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January 14, 2004

UMBC Department of Music Presents
Spring 2004 Concerts and Events

The UMBC Department of Music presents its spring 2004 season, featuring an array of contemporary classical music concerts by world renowned artists, including composer Christian Wolff, pianist Stephen Drury, flutist Jane Rigler and the Ruckus ensemble.

Professional Artist Series

January 28
Patricia Green, mezzo soprano
12 pm, Fine Arts Recital Hall
Admission is free.

Mezzo soprano Patricia Green will perform King Harald's Saga (1979), a short opera for solo voice by Judith Weir. Green will host a vocal masterclass with UMBC students after her performance. Patricia Green has gained acclaim for her expressive voice, noted for its three-octave ease in diverse repertoire. Her international career includes performances with L'Orchestre de Radio-France, the Dutch Radio Philharmonic, the National Symphony, the Northern Israel Philharmonic, the Theater Chamber Players, Washington Bach Consort, Vancouver New Music, Onafhankelijk Collective, Bethlehem Bach Society, and New Music Concerts (Toronto). Her performances with conductors Pierre Boulez, Leonard Slatkin, Reinbert de Leeuw, Peter Eötvös, Pascal Rophé and Sir David Willcocks have been broadcast internationally on both television and radio. As a performer of new music, she is sought out by international composers. She has recordings on Newport Classics, Albany Records, and Live Unity Productions. Ms. Green received the Artist Diploma from the Peabody Conservatory, winning the George Castelle Prize. She teaches at Michigan State University.

February 15
Lisa Cella, flute
3 pm, Fine Arts Recital Hall
$7 general admission, $3 seniors, free for students, free with a UMBC ID.

Flutist Lisa Cella will perform Chronopolis by Franklin Cox, Flutter by Robert Rowe, Landmines by Anna Rubin, and other works. Artistic Director of San Diego New Music, Ms. Cella received a DMA in contemporary flute performance at the University of California, San Diego while studying with John Fonville. She has performed with SONOR, the faculty ensemble of UCSD, SIRIUS, and in various concert series and festivals in the San Diego area. She is a founding member of NOISE, the resident ensemble of San Diego New Music and runs the music series Noise at the Library at the Athenaeum Library in San Diego, California. She received her Applied Bachelors in Music with a dual concentration in Psychology from Syracuse University under the tutelage of John Oberbrunner. Upon graduation, she received the Civic Morning Musicals award for excellence in performance. She then received a Master of Music degree and a Graduate Performance Diploma from Peabody Conservatory, where she studied with Robert Willoughby. While in Baltimore, she was the winner of the 1992 Washington Flute Fair Young Artist Competition and founded the flute and guitar duo, Adesso!, which was a finalist in the Baltimore Chamber Competition. A dedicated performer of contemporary music, Cella was a member of the Baltimore based contemporary ensemble Polaris in 1993. She attended the Norfolk Chamber Music Festival in 1993 and was a fellowship member of the Aspen Contemporary Ensemble at the Aspen Music Festival for two summers. She is the founding member of the ensemble Sounding, a contemporary quartet (flute, clarinet, piano, percussion) that had its origins in the Aspen Contemporary Ensemble. With Sounding, she has performed at universities such as Bowling Green, Cornell, SUNY Buffalo, Oberlin, and Syracuse. Currently, she is a lecturer in music at UMBC and a founding member of the faculty contemporary music ensemble, RUCKUS.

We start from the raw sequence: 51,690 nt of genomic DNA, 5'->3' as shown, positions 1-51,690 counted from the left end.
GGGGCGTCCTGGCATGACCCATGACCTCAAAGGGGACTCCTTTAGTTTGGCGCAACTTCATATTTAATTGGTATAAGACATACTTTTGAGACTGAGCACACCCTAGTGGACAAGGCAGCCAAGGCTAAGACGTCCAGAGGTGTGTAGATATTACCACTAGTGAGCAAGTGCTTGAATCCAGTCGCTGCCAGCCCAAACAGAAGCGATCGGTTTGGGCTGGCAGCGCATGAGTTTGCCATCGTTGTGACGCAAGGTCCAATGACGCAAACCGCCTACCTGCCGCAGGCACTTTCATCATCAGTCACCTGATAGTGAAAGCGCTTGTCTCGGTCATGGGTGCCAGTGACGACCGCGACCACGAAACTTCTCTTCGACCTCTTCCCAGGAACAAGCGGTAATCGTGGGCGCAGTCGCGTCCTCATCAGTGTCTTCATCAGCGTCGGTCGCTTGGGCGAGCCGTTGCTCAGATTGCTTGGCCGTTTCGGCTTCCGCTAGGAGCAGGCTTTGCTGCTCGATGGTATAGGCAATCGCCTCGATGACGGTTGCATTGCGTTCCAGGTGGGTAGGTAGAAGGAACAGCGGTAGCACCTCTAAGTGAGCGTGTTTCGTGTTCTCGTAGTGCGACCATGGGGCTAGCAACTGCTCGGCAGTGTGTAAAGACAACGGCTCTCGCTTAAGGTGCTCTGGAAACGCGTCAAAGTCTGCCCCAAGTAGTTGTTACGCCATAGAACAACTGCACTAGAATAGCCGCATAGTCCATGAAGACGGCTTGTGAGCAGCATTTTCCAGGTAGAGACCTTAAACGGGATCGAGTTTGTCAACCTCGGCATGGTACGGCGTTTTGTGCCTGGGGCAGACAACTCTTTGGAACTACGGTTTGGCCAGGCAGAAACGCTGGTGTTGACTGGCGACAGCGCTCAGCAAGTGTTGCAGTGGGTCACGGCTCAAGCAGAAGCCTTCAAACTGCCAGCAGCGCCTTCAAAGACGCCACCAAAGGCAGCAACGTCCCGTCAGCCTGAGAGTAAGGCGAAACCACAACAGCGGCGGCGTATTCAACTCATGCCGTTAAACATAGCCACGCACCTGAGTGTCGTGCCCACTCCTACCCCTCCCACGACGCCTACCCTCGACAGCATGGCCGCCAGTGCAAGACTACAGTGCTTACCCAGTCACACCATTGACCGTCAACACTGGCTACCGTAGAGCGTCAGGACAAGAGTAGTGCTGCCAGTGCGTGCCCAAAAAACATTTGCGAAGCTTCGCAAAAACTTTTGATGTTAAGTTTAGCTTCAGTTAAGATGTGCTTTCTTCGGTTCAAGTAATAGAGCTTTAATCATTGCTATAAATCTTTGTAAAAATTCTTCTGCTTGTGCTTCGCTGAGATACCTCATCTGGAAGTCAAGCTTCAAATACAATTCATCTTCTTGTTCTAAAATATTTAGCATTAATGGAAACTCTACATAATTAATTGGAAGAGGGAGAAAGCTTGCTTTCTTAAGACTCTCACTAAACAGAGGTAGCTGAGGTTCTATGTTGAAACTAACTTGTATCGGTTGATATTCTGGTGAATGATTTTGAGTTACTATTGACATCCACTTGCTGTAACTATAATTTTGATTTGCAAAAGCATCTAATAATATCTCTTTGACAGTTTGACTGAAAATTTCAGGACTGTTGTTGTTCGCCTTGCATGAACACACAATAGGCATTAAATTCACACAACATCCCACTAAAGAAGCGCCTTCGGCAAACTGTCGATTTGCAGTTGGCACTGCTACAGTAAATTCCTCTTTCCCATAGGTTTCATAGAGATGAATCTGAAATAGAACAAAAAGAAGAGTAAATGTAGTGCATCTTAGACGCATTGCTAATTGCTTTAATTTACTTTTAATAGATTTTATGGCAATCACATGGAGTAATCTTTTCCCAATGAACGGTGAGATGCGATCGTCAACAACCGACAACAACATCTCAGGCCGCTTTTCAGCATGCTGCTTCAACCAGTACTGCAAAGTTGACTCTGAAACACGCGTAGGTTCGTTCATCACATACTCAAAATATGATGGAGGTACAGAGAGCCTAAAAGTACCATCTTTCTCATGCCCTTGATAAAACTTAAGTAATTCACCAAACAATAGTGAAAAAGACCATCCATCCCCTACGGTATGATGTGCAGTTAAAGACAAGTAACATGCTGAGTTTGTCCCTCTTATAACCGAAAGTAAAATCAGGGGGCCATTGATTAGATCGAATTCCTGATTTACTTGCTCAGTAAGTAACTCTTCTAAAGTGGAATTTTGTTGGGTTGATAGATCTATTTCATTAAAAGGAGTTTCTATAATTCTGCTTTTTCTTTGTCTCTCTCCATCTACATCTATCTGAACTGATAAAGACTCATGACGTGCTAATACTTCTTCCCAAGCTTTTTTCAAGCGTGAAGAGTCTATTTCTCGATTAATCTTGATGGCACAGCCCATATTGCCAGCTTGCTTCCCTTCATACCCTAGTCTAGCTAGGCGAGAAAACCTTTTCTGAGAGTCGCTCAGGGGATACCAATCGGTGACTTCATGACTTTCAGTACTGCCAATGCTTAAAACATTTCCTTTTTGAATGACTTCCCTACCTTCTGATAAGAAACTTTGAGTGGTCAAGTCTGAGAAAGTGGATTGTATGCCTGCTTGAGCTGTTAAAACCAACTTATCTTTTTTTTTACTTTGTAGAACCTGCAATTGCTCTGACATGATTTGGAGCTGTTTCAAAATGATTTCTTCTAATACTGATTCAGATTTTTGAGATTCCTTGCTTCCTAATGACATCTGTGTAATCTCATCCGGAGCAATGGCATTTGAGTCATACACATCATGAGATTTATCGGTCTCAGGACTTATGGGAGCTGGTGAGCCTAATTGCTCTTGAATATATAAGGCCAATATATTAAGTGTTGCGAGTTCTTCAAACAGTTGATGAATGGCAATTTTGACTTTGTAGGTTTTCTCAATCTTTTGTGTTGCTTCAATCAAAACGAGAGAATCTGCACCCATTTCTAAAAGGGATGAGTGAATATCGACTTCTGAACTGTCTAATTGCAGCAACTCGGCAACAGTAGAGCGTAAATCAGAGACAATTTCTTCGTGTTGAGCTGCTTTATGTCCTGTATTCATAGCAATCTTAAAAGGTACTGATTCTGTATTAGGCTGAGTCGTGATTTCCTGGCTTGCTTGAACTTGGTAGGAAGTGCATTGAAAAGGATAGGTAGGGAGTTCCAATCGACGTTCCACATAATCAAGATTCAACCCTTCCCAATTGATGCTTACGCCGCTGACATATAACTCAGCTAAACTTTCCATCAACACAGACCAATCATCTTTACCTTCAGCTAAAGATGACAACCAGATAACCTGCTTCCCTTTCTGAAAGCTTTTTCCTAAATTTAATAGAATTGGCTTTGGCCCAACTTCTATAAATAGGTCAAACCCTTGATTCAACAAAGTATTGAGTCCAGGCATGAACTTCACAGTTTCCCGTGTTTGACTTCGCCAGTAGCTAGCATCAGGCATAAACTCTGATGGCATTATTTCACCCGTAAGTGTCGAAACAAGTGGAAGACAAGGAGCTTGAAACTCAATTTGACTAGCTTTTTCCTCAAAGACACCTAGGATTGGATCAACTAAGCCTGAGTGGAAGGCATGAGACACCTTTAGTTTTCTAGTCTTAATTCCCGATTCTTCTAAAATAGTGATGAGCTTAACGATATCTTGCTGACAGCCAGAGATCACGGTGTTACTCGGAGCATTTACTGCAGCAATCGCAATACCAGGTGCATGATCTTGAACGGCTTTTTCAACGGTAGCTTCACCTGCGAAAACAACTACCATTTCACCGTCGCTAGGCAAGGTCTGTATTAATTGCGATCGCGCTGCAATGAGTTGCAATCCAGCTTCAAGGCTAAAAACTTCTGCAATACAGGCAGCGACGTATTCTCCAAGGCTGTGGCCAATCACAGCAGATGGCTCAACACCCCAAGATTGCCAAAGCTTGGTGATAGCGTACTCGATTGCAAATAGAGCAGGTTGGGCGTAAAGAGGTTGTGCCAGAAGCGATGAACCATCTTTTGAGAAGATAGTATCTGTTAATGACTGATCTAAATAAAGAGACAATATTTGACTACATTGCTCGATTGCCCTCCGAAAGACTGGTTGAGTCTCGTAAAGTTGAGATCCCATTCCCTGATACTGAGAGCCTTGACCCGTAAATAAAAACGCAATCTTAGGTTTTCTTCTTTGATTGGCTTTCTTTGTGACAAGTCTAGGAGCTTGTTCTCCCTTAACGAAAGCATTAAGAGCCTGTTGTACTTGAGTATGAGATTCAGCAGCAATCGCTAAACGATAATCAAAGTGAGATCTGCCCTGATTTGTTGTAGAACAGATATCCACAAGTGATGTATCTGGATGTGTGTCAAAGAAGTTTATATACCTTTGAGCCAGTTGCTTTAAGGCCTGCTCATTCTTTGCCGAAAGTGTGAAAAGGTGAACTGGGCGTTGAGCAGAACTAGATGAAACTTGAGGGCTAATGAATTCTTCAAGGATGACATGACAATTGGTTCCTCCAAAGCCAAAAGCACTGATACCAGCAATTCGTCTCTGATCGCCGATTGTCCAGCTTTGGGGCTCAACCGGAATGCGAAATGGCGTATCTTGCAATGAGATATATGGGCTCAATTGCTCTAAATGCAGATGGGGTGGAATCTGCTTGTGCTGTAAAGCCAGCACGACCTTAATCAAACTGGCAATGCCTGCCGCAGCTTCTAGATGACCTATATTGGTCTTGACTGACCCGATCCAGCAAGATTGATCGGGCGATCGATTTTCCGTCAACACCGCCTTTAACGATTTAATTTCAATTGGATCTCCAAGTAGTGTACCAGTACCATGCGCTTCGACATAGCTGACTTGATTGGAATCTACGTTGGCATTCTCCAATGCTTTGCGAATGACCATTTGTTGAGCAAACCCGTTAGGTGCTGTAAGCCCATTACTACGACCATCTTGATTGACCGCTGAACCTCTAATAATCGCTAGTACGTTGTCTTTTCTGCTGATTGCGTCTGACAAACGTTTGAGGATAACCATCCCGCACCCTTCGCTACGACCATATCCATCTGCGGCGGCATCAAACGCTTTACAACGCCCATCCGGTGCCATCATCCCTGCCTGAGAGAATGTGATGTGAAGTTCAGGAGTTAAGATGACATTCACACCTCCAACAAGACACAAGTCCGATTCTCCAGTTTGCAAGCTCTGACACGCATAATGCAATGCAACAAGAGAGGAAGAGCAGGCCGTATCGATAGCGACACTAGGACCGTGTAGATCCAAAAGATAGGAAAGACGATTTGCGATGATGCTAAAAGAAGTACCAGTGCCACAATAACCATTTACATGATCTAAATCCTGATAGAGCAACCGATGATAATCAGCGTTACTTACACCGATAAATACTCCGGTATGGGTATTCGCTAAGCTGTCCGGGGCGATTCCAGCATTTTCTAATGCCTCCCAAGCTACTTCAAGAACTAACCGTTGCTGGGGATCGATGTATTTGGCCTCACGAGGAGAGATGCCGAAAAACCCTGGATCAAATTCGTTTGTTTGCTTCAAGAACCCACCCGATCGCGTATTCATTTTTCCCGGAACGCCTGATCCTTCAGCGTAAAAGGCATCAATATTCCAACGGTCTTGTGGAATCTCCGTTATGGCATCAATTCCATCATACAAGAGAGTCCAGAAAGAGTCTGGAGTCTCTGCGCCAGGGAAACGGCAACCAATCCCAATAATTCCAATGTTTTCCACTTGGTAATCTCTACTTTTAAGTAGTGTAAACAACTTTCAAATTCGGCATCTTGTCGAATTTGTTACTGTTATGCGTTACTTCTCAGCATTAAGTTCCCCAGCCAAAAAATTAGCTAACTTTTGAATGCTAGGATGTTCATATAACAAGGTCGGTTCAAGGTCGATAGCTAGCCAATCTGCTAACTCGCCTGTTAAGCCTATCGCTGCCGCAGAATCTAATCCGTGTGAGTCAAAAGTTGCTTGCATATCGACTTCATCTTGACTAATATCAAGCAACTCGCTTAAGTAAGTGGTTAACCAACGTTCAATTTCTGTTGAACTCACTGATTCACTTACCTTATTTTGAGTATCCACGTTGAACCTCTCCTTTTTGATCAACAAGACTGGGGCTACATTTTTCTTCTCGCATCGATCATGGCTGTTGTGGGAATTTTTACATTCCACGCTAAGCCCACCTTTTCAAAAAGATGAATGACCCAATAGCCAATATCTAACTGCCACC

Stephen Drury (photo by Lisa Kohler)February 18
Stephen Drury
, piano
8 pm, Fine Arts Recital Hall
Admission is free.